The artists in the video also use pan watercolors, and they demonstrate how to mix colors right in the box. We like the Yarka brand paints from Russia; Prang is another inexpensive readily available option.
Occasionally someone will sit down and get out the tube colors and a mixing pan and all that, but watercoloring happens everyday here, most often at teatime, thanks to the convenience of the waterbrushes and pan paints. For practice we use Miller's inexpensive student watercolor paper.
Lydia made this lovely painting bag for Anna for Christmas, so all of her supplies are in one place and always ready to take along on an adventure.
It holds paints, fine Sharpies for contour drawing, her water brush, pencil, blank cards and a small sketchbook.
As the girls have progressed with their watercolor skills they have moved beyond the journaling format portrayed in the video. After reading Edith Holden's Country Diary and Nature Notes my big girls decided to start new nature journals in that lovely style, combining their love for fancy writing, watercoloring and of course all things observed in the natural world.
Anna works on flower identification
The results are truly beautiful.
journal page by Lydia, May, 2010
journal page by Anna, May, 2010 Of course, watercolors are not just for journaling. Josiah enjoys his own style of watercoloring - And the girls still have to paint horses on a regular basis -
Evil princess and her haughty courtiers, pen and watercolor by Anna, age 12 We have had such enjoyable times watercoloring this past year and have really grown to love the medium. A frequent question in my inbox is, What art curriculum do you use? I've attempted to show you that around here 'art' is not a curriculum; it's a natural, beautiful part of our everyday lives.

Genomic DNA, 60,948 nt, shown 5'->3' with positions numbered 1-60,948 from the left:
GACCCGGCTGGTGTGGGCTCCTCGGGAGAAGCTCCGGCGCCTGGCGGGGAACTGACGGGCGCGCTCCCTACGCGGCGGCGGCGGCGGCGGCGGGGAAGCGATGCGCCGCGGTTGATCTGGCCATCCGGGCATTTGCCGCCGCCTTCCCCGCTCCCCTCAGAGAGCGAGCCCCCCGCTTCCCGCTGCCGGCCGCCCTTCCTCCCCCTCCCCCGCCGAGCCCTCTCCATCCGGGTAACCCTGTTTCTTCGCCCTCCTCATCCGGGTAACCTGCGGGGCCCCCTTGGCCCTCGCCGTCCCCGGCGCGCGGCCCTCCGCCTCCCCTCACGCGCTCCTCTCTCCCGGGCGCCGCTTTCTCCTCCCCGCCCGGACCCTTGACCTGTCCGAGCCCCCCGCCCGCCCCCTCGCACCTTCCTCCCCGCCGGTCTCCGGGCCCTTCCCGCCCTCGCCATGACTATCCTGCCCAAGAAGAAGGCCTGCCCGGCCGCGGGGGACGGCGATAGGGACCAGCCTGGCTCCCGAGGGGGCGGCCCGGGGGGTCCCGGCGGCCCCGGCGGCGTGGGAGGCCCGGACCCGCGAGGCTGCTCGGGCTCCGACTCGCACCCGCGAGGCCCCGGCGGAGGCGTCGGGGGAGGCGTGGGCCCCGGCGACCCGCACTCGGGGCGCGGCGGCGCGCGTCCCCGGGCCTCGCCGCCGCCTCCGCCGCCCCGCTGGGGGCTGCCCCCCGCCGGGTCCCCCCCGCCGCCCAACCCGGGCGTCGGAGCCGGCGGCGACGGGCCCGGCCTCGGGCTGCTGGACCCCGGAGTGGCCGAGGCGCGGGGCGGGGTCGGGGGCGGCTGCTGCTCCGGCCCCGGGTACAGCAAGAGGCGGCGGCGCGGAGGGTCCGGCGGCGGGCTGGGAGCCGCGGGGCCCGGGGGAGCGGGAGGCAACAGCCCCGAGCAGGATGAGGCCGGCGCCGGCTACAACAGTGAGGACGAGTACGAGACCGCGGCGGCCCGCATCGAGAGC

*One caveat with the video, if modesty in dress is important to your family please note one of the presenters is a bit lacking, particularly for the intro.
Most people should have gotten their cards by now so I can also show you my table covered with cards, from the mom's section-
all the way across the table to the youngest artists. Many little girls (mine included) firmly believe Our Lady likes to wear pink sometimes along with her customary blue. :-)
Here are the beautiful cards I received -
Here are the gorgeous cards Josiah got-
These are the beauties Lydia received-
Here are the lovely cards Anna got-
These are the beautiful cards Mary Rose received-
And here are Eliza's delightful new treasures -
And last but by no means least, Kateri received these lovelies-
So precious, the drawings from the littlest ones! Aren't all the cards fabulous!?! Everyone here loves their cards, and we're having fun visiting the blogs and pointing out the 'famous artists' they now know by name.
It has been such a pleasure to see and appreciate all the creative talent and diverse styles of all the wonderful artists of all ages, and we thank you all again for participating.
Outside my window- It's going to be another very hot day. The garden is growing, flowers are blooming, raspberries are producing at a decent rate. Our three little blackberry bushes we put in last year are covered in berries - they produce so heavily I'm wondering why we don't have more of them. Much more fruit per square foot than anything else we grow.